The Surprising Facts About Cat Bites

Analysis by Dr. Karen Shaw Becker

why does my cat bite me

Story at-a-glance

  • Most cat bites are the result of miscommunication between owner and pet; cat bites can become infected, so it’s important to seek medical advice if the bite punctures your skin
  • To avoid unnecessary stress on your cat that can result in bites, it’s important to learn about feline behaviors and body language so you can better understand what your kitty is trying to “say” to you and respond accordingly
  • There are certain things cat guardians should avoid doing to help their pet feel secure and in control of their environment; one example: don’t force interactions — allow your cat to interact with you on his own terms

Many of the unfortunate incidents that occur between humans and their animal companions, including when a pet bites an owner, are the result of miscommunication (more about this shortly). And while dog bites tend to get more attention, cat bites can be just as serious. Feline teeth are sharp, after all, and can easily break human skin, potentially transferring oral bacteria from the cat's mouth into the human's body.

A 2014 study at the Mayo Clinic in Rochester, MN, found that 30% of cat bite patients required a hospital stay.1 Researchers reviewed the records of 193 patients who saw a doctor or went to an emergency room for a cat bite on the hand or wrist (common locations for cat bites and prone to infection) over a two-year period. About one third were admitted to the hospital for infection or other problems related to their cat bite injury.

Of the 193 patients, 36 were immediately admitted to the hospital, 154 were given antibiotics and sent home, and three received no treatment. Most of those sent home with antibiotics were treated successfully (86%), but 21 ultimately had to be hospitalized. The average hospital stay was a little over three days.

Twelve of the 21 patients who were later hospitalized, and 26 of those immediately hospitalized underwent procedures to flush out the wound or surgically remove infected tissue. Eight required more surgery. People with bites directly over the wrist or joints were more likely to be hospitalized than people with soft tissue bites.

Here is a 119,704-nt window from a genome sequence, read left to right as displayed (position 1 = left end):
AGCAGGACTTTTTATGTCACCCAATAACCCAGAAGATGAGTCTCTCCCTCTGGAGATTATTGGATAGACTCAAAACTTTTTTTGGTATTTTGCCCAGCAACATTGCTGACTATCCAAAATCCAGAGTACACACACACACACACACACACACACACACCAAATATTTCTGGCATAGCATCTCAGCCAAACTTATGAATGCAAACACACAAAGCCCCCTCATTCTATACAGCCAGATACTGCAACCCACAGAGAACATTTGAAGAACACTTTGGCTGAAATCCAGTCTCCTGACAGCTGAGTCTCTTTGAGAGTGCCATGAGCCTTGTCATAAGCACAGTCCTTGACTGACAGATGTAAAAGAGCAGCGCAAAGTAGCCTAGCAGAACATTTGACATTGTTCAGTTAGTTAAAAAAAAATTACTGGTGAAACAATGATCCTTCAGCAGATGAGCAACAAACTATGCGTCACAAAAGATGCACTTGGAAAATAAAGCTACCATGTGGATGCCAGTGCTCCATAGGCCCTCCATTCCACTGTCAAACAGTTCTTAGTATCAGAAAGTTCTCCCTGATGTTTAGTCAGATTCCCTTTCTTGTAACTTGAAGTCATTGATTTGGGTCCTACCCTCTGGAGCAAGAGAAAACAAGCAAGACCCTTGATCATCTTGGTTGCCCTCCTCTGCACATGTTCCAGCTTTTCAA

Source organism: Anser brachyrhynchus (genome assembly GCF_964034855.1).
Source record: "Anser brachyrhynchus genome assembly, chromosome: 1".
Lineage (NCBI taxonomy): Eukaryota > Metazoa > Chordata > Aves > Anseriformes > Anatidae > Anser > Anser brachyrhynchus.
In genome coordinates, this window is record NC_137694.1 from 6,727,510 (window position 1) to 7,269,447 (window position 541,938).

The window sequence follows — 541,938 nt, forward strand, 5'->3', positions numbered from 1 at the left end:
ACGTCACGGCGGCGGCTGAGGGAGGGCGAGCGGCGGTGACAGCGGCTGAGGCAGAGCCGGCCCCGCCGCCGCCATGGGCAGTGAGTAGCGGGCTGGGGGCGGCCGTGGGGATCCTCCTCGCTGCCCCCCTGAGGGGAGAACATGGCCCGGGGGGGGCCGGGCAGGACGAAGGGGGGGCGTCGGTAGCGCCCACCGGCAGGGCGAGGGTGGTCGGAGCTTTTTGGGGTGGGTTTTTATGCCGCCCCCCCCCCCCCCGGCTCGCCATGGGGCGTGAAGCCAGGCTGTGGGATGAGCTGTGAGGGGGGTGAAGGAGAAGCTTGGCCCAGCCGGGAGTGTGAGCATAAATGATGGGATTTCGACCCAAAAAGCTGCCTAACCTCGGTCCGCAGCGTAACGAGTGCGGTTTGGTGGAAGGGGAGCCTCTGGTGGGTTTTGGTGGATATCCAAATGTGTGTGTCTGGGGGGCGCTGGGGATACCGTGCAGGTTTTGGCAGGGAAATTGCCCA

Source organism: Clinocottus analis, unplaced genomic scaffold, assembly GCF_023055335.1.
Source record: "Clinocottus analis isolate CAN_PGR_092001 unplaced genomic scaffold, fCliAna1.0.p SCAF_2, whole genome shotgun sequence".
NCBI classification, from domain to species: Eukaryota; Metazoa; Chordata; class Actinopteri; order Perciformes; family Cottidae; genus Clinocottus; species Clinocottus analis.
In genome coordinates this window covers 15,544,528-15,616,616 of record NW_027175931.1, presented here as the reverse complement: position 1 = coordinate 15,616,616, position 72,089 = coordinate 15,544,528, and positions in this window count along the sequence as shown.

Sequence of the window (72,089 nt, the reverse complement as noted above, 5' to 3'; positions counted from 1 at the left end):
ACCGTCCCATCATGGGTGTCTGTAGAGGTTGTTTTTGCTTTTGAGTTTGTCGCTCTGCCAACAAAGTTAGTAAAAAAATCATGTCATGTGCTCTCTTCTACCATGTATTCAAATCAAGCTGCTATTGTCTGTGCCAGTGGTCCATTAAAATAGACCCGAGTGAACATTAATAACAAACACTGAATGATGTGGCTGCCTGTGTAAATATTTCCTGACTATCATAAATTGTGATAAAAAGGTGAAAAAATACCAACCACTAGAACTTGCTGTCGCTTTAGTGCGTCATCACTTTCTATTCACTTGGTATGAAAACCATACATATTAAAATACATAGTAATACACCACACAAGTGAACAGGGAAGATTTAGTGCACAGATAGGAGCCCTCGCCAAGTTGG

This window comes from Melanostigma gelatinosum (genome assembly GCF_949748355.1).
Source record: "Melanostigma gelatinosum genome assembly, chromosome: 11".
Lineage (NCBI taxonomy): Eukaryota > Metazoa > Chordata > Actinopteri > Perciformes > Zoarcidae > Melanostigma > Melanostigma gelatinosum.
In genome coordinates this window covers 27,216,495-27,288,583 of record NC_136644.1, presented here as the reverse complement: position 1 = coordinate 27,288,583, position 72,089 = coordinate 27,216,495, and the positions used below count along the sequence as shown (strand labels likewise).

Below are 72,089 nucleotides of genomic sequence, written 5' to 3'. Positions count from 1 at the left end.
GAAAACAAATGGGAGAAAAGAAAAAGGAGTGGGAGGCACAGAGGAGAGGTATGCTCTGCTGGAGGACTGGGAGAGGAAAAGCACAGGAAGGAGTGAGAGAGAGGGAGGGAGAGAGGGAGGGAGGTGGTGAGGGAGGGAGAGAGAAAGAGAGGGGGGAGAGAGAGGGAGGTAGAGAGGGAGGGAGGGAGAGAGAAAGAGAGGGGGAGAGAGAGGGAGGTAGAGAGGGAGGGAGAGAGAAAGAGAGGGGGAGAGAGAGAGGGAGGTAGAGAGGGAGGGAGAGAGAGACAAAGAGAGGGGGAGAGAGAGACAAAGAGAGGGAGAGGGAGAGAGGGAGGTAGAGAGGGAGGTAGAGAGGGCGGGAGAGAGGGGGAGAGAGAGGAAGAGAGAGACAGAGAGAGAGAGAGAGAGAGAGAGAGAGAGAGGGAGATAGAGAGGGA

Longer-term complications from infected cat bite wounds included abscesses and loss of joint mobility. The take home message: if a cat bites you, don't wait until you think you might be having a problem, see a doctor.

Interpreting Your Cat's Behavior and Body Language

If you've ever been stunned to suddenly find yourself on the receiving end of your own kitty's sharp little fangs, it probably didn't happen "out of the blue" from your cat's perspective. Felines tend to display certain behavioral signals when they're feeling uncomfortable or threatened, and it's up to us to pick up on those signals and respond in ways that reduce their stress before they feel the need to strike out with either their claws or their mouth.

Your feline family member's behavior and body language provide a window into her mood and comfort level from moment to moment, and your ability to "read" your cat and respond appropriately can prevent bites and bad feelings all around.

Most cats bite their humans only after they've sent multiple unheeded "please stop that immediately" signals. From kitty's point of view, she's let you know, repeatedly, that you're doing something to or with her that is stressful or scary. Since you seem to be ignoring her, you leave her no choice but to strike out at you.

Once you learn to recognize the following behavioral cues, you'll be equipped to interrupt the sequence of events that ends with you being bitten:

Body Part How It Looks What It Means
Tail
  • Vertical, tense, with fur standing on end
  • Held very low or tucked between legs
  • Jerking back and forth
  • Angry or frightened
  • Insecure, anxious, fearful
  • Not happy and potentially aggressive
Ears
  • Erect and turned so the opening points to the side
  • Flattened, tipped backward or sideways
  • Irritable, stressed, potentially aggressive
  • Fearful, frightened, irritable, stressed
Eyes
  • Constricted pupils
  • Slightly dilated pupils
  • Fully dilated pupils
  • Either content, or on the offensive and could become aggressive
  • Feeling nervous and/or submissive
  • Either defensively aggressive, or aroused and feeling playful
Back
  • Arched with fur standing on end
  • Lying on back growling and visibly upset
  • Kitty is very fearful and defensively aggressive
  • Prepare to be scratched or bitten